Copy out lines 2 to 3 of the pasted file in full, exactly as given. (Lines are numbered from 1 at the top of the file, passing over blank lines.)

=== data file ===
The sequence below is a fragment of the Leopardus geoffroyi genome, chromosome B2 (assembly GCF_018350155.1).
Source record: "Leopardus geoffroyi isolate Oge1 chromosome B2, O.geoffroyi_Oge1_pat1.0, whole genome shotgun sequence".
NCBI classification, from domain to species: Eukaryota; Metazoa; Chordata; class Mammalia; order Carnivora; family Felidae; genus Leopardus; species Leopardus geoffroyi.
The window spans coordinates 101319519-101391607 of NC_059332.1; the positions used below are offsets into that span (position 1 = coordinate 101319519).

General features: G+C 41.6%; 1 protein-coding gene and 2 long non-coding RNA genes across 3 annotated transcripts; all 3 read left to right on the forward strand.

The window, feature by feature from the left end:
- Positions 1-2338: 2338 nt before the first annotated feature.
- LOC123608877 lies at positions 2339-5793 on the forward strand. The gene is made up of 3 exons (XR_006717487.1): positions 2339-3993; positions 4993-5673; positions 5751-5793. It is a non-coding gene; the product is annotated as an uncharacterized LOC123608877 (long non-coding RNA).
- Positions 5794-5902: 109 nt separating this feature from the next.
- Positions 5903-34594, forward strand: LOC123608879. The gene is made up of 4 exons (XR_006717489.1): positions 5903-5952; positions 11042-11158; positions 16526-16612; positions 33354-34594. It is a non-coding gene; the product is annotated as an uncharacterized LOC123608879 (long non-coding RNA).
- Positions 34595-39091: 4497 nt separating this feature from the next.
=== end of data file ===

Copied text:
Source record: "Leopardus geoffroyi isolate Oge1 chromosome B2, O.geoffroyi_Oge1_pat1.0, whole genome shotgun sequence".
NCBI classification, from domain to species: Eukaryota; Metazoa; Chordata; class Mammalia; order Carnivora; family Felidae; genus Leopardus; species Leopardus geoffroyi.